The Journal of Psychosomatic Medicine reported in its January, 2009, issue that a group of Zen meditators had a higher threshold for pain—whether meditating or not—compared with a group of non-meditators.
The study was carried out at the Université de Montréal by Joshua Grant, a doctoral student in the department of physiology, and Pierre Rainville, a professor and researcher. They recruited thirteen Zen meditators who had done a minimum of 1,000 hours of practice and a control group of thirteen non-meditators.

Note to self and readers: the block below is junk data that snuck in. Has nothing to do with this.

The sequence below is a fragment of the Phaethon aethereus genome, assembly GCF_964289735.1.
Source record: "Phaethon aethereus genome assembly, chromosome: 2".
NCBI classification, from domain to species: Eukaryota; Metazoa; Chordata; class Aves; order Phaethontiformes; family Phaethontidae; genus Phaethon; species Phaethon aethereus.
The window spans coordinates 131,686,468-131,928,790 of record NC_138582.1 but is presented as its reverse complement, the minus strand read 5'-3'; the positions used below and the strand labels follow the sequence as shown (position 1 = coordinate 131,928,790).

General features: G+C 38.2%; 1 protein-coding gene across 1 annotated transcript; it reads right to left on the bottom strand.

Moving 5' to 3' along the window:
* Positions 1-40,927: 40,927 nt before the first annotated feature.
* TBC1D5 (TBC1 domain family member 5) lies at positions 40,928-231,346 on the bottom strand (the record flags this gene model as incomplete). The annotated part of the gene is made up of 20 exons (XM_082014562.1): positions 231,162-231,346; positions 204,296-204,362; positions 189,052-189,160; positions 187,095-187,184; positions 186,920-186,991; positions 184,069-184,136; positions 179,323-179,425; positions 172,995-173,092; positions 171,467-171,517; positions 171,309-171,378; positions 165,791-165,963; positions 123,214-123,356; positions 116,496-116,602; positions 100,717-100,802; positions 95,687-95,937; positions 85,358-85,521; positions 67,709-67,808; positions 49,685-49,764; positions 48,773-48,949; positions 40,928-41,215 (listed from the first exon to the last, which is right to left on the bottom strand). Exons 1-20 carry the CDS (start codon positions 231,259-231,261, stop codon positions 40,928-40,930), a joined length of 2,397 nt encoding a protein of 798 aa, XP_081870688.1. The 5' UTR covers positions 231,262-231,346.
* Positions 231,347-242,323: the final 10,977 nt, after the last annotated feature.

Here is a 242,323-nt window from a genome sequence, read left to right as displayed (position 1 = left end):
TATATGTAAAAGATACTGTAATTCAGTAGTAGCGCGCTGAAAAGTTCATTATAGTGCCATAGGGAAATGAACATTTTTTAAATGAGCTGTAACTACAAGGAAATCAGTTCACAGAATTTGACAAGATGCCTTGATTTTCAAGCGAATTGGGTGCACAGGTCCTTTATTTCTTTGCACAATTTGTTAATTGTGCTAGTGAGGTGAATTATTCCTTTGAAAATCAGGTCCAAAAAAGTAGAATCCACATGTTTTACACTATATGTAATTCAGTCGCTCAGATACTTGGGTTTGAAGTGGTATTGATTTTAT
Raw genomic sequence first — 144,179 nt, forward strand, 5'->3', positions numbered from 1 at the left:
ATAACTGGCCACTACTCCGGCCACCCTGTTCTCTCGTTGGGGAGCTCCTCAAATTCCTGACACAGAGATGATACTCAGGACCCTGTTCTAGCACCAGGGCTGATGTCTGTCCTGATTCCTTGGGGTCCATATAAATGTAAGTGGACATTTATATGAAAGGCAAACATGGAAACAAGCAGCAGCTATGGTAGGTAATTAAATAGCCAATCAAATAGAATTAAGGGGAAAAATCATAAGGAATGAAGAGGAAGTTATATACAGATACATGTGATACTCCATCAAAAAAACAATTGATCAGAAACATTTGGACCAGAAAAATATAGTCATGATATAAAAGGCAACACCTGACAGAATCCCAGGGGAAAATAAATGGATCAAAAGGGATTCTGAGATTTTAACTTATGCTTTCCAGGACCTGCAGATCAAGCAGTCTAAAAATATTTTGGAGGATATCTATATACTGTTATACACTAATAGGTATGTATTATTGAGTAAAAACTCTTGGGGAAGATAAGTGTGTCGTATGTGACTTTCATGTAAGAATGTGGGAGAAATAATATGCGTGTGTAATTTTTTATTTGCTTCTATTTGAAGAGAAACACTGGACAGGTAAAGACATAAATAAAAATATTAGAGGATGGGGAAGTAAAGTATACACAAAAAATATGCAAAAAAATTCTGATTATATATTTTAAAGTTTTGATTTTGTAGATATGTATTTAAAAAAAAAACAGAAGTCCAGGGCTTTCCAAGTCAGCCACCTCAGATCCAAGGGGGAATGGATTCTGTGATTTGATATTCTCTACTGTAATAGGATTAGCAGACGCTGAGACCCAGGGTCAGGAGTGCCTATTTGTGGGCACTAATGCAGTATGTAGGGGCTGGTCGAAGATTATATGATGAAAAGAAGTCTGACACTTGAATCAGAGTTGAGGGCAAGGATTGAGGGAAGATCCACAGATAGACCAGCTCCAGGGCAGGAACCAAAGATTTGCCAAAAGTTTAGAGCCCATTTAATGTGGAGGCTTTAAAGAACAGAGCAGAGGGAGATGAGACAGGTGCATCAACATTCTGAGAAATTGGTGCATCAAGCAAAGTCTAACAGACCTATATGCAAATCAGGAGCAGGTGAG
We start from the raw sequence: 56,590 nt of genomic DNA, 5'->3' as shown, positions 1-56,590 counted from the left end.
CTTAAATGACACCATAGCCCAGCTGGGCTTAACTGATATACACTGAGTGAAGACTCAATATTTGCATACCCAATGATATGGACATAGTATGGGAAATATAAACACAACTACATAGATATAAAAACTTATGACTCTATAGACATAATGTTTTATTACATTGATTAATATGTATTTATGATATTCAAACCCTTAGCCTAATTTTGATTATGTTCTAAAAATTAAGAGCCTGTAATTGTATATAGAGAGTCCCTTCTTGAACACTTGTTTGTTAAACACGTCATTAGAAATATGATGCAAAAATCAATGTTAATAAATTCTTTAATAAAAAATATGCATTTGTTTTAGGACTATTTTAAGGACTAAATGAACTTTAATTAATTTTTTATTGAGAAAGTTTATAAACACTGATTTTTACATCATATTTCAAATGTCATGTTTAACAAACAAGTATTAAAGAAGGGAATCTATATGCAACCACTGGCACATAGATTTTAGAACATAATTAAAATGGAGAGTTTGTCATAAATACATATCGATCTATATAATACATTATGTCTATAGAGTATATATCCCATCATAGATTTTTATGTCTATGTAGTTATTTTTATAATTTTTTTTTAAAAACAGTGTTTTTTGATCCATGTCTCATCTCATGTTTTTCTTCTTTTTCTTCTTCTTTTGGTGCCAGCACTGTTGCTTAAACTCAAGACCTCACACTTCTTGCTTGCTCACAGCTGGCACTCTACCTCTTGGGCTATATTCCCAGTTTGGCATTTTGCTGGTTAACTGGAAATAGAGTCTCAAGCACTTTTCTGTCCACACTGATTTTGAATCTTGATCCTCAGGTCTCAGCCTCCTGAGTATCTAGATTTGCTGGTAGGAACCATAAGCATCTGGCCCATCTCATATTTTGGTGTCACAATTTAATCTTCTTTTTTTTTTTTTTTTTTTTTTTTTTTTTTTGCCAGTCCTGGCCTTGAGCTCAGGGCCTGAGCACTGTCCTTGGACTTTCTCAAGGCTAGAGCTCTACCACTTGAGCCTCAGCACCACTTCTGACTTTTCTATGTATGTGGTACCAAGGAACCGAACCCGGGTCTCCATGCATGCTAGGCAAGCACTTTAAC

To test for pain sensitivity, the researchers pressed a computer-controlled heating plate against the calves of subjects at heat levels ranging from 43° to 53° Celsius (109° to 127° Fahrenheit). While many of the meditators tolerated the highest temperature, no one in the control group did. The study concluded that the meditators experienced an 18-percent reduction in pain, attributed in part to their 20-percent slower breathing rate. Slower breathing “may influence pain by keeping the body in a relaxed state,” Grant says. “If meditation can change the way someone feels pain, thereby reducing the amount of pain medication needed for an ailment, that would clearly be beneficial.”